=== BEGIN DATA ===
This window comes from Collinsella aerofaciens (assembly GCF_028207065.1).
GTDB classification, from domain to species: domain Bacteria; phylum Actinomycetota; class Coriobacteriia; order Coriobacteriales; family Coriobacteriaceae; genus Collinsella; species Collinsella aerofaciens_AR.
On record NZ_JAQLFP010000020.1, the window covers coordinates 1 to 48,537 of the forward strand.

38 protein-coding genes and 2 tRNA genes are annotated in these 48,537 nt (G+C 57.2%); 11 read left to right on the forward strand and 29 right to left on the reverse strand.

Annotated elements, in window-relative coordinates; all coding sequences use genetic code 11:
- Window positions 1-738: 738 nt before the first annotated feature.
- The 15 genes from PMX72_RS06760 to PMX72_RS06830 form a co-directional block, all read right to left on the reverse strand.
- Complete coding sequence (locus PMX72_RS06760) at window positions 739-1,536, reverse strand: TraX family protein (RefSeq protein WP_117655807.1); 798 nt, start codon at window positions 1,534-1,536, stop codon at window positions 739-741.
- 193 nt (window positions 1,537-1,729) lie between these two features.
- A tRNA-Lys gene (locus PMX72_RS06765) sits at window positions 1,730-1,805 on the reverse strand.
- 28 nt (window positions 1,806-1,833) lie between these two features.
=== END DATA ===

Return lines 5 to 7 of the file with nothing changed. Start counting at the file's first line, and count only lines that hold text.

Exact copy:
Annotated elements, in window-relative coordinates; all coding sequences use genetic code 11:
- Window positions 1-738: 738 nt before the first annotated feature.
- The 15 genes from PMX72_RS06760 to PMX72_RS06830 form a co-directional block, all read right to left on the reverse strand.